By Heather Driscoll-Woodford
The sound of the underground fell on deaf ears at Guildford Borough Council
It may be back to the architect's drawing board for Cheryl and Ashley Cole, who have had their plans for an underground swimming pool rejected.
But if the Coles had lived in the late 1800's, their plans to escape press intrusion would have met no objections.
Both their original application and the appeal, for a pool and gym were turned down by Guildford Borough Council.
The planning office said the plans were "disproportionate" to the size of the house.
The celebrity couple had argued that their status made a difference and that they had a right to privacy in their Guildford home.
Speaking on their behalf, their planning consultant, Jonathan Phillips, said they could not go to public gyms and swimming pools.
And that apparently is why they wanted to burrow away under their Surrey mansion, like Kenneth Grahame's Mole and Ratty, in order to escape the prying eyes of the Weasels.
But had they moved to Surrey in 1890 they could have happily tunnelled underground with gay abandon.
And without asking the local council planners first!
After all, an Anglo American businessman called J.Whitaker Wright did just that.
The Devil's Punchbowl; just a small part of Whitaker's back garden!
He bought a 500 acre estate which included a "modest" country mansion, just outside Godalming. The sale of which, meant Whitaker acquired the entire Manor of Witley which included Hindhead Common and the Devil's Punchbowl.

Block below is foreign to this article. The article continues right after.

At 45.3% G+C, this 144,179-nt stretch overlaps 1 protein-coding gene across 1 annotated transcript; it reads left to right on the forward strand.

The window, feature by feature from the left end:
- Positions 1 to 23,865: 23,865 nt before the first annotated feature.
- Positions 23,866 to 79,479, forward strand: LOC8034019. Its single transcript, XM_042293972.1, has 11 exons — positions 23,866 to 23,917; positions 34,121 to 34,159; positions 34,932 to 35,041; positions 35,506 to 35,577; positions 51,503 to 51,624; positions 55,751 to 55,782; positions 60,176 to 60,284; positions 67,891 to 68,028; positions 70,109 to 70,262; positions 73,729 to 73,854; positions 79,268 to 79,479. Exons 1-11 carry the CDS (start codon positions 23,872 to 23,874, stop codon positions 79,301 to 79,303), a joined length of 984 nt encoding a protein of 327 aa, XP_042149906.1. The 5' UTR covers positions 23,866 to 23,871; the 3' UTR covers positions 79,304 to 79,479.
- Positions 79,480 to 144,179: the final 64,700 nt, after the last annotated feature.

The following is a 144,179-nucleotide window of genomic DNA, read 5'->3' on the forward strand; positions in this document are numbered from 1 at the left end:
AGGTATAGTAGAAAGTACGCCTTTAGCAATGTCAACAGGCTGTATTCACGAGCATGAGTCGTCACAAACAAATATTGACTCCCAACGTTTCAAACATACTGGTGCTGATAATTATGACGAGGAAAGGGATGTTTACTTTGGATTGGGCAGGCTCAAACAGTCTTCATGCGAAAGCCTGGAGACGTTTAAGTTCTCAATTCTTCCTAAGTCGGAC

He renamed the whole estate Witley Park and promptly embarked on a building project so large that even Grand Design's Kevin McCloud would be rendered speechless.
In a scheme that today would leave Guildford Borough Council's planning department reeling in shock, he redeveloped his new house to include 32 bedrooms, 11 bathrooms, landscaped gardens, a private theatre and an observatory.
Last but not least, he had a domed glass and steel room complete with billiard table constructed underneath his newly dug artificial lakes!
Rumour had it that more than 500 men worked on the project, which only started worrying the District and Parish Council nine years after it started.
Nowadays, as the camera-shy Coles have found out to their cost, there are rules in place to ensure people obtain the necessary permits before carrying out any building work.
But in Whitaker's day, he could just plough on regardless, quite literally in fact, as an article in the local paper reported.
It told of local residents who had seen gangs of workmen using an "infernal machine" to dig up and remove holly bushes along with surrounding earth.
However, the project came to an abrupt halt five years later, when Whitaker was convicted of dodgy financial dealings and sensationally committed suicide by cyanide pill, in the dock.
Witley Park was put up for sale in an auction of fifty lots at Godalming, the most important of these being lot 47.
This consisted of the "manorial rights over Hindhead commons, including Devil's Punch Bowl and Gibbet Hill" including 750 acres of woodland.
A local committee raised the funds to purchase it and the land passed on to the newly formed National Trust in 1906.
In 1909, the famous SS Titanic designer and builder Lord Pirrie, bought Whitaker's mansion at Witley Park for $1m.
Sadly, the house burned down in 1952 and the buildings were demolished.
Unsurprisingly, Whittaker carried on his underground theme by opting for burial after death.
He lies beneath an imposing marble slab in the graveyard of All Saints Church, Witley.